Two Palestinians Receive Permits to Enter Southern City of Eilat, in Rare Move

The authorities rarely allow Palestinians into the port city, despite the many requests by an Israeli ecological institute.

Send in e-mailSend in e-mail
Send in e-mailSend in e-mail
The Eilat port.
The Eilat port.Credit: Albatross

Two West Bank Palestinians have received entry permits to Israel that include Eilat, says a nonprofit group that for years has been trying to win Palestinians permission to enter the southern port city.

According to the Gisha Legal Center for Freedom of Movement on Wednesday, the two Palestinians study at the Arava Institute for Environmental Studies north of Eilat.

The Israeli authorities normally prohibit Palestinians with Israeli entry permits from entering Eilat, but they have never explained why. Most affected are Palestinians who study at the Arava Institute.

For years, Gisha has been asking the Coordinator of Government Activities in the Territories to revoke the ban; emails to the group show that the authorities have never explained it.

In May, Gisha noted that 50 Palestinian businesses had received permits to enter the port for a conference. Gisha argued that the ban was arbitrary and that the benefits of Palestinians studying at the institute were equal to the benefits of commercial ties with Palestinians.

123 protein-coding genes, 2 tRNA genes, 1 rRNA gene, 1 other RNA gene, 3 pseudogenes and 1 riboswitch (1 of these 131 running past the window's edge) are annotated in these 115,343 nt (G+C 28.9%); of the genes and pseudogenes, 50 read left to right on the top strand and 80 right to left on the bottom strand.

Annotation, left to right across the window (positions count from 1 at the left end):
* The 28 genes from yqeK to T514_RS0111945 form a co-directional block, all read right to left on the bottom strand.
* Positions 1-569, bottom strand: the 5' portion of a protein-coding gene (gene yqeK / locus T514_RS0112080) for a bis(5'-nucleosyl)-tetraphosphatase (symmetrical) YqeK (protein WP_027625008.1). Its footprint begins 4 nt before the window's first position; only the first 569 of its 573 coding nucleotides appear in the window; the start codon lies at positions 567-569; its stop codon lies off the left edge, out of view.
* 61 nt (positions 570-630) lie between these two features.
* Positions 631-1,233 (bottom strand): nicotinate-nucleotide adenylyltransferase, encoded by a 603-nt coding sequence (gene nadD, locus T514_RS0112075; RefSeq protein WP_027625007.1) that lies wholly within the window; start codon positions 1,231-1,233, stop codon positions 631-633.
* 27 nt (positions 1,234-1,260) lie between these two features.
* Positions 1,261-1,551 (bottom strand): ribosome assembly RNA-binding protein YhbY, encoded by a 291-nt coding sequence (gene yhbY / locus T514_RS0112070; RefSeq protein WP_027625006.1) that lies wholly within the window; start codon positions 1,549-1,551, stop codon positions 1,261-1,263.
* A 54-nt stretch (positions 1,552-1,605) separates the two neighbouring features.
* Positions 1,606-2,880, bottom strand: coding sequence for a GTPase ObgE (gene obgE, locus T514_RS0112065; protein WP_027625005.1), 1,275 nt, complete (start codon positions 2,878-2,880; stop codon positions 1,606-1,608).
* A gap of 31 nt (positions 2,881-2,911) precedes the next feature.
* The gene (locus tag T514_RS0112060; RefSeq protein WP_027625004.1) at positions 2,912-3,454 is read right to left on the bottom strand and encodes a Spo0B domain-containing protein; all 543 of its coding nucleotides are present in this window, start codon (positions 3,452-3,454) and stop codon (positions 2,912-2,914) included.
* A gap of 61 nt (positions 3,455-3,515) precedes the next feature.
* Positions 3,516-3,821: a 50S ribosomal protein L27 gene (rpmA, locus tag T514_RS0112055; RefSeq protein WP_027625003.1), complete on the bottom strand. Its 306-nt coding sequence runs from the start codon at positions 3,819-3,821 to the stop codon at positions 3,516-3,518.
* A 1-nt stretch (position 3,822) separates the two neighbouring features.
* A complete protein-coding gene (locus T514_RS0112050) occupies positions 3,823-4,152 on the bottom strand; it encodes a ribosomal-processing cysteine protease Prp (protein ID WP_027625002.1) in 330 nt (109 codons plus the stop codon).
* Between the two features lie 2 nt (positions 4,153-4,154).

The Coordinator of Government Activities in the Territories said the conference was a “key Israeli, Palestinian and international interest. The conference dealt with the importing of goods through the Eilat port.”

It added that studies at the institute largely take place at the institute itself, and that Palestinians receive permits on a special basis because of the “uniqueness of this joint environmental project.”

Click the alert icon to follow topics:



Automatic approval of subscriber comments.
From $1 for the first month

Already signed up? LOG IN


בנימין נתניהו השקת ספר

Netanyahu’s Israel Is About to Slam the Door on the Diaspora

עדי שטרן

Head of Israel’s Top Art Academy Leads a Quiet Revolution

Charles Lindbergh addressing an America First Committee rally on October 3, 1941.

Ken Burns’ Brilliant ‘The U.S. and the Holocaust’ Has Only One Problem

Skyscrapers in Ramat Gan and Tel Aviv.

Israel May Have Caught the Worst American Disease, New Research Shows

ג'אמיל דקוור

Why the Head of ACLU’s Human Rights Program Has Regrets About Emigrating From Israel


Netanyahu’s Election Win Dealt a Grievous Blow to Judaism